November 2010

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Workshop on Adaptation and Vulnerability

[S]cientifically and politically, adaptation to the impacts of climate change has emerged as one of the most urgent critically and contemporary societal issues. Adaptation is now recognised as an integral part of the response to the impact of climate change, because current agreements to limit emissions, even if implemented, will not stabilise atmospheric concentrations of greenhouse gas emissions and climate change. It is a process that needs to be incorporated in overall development planning, including the design and implementation of projects and programmes across all sectors. Furthermore, vulnerability reduction and by extension adaptation is neither a one-off intervention or stand-alone activity.

May 2002

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Sustainable Forest Management Workshop

[S]ustainable Forest Management Workshop was held in November 2010.

November 2010

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Published Date:

Green Chemistry and Bio-based Chemicals Workshop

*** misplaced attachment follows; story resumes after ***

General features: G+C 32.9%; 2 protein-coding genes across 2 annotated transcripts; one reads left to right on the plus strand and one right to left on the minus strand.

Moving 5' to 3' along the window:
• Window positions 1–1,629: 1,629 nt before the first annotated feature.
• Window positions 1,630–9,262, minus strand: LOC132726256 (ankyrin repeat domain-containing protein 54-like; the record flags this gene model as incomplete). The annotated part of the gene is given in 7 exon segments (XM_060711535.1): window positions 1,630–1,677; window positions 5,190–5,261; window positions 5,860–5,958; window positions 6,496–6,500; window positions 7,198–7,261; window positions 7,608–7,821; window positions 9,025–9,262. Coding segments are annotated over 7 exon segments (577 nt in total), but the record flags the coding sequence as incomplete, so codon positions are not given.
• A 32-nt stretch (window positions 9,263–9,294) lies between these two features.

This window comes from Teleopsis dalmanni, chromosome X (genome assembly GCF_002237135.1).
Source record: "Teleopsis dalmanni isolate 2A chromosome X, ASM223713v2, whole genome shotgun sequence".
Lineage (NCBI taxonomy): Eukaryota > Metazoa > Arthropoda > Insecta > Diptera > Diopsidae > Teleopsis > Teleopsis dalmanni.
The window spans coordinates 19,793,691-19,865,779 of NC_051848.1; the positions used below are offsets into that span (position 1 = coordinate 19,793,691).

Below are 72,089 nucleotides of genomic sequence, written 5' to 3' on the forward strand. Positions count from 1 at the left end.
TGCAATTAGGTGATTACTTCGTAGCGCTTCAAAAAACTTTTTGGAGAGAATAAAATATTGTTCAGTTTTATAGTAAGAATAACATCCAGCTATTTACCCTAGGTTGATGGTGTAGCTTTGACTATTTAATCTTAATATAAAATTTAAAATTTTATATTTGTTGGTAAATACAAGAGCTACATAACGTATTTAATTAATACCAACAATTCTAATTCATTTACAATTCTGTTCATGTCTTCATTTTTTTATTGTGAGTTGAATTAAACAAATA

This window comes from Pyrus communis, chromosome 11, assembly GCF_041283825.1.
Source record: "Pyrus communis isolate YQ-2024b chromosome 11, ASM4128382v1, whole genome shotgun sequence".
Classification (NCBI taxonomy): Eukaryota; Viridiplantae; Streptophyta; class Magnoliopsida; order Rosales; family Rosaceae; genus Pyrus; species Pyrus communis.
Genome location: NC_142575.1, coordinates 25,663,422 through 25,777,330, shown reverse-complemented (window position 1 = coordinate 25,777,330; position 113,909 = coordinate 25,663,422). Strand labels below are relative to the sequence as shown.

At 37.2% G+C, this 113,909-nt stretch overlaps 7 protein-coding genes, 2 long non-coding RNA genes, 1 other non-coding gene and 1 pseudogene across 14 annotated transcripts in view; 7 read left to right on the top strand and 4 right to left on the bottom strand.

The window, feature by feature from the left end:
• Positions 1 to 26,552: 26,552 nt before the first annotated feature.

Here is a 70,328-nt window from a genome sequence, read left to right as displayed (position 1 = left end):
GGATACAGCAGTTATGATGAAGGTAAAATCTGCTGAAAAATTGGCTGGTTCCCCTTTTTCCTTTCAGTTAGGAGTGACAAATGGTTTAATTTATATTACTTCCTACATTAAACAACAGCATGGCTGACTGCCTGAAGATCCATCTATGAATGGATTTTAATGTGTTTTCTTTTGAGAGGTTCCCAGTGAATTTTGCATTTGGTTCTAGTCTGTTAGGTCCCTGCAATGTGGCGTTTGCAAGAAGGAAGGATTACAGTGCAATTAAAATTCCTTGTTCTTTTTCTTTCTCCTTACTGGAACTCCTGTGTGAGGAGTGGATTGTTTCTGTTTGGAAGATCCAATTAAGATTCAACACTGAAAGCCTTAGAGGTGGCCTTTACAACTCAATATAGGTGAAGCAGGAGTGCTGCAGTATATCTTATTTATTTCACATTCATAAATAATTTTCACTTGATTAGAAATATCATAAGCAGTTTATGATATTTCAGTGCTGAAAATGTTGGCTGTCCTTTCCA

greenchemistry[O]n March 19 2013, the GEF and the STAP co-organized a workshop to explore the technologies, business models, and the potential for future GEF projects and programs in the area of green chemistry and bio-based chemicals. “Green chemistry, also known as sustainable chemistry, is the design of chemical products and processes that reduce or eliminate the use or generation of hazardous substances. Green chemistry applies across the life cycle of a chemical product, including its design, manufacture, and use.” (US EPA definition). Many of green chemistry developments utilize the principle of “cradle to cradle” and avoid waste generation “benign by design”. Green chemistry field is dynamic and accelerating area for innovation. Some of green chemistry developments, however, if commercialized and broadly adopted could have a significant potential in many industries reducing their environmental footprint. Among relevant categories of green chemistry applications are bio-based alternatives substituting fossil-based chemicals, environmentally sound approaches to water purification; biodegradable polymers including biodegradable plastics; environmentally friendly refrigerants; bio-based batteries; substitution of hazardous chemicals in consumer products including toys and electronics and many others.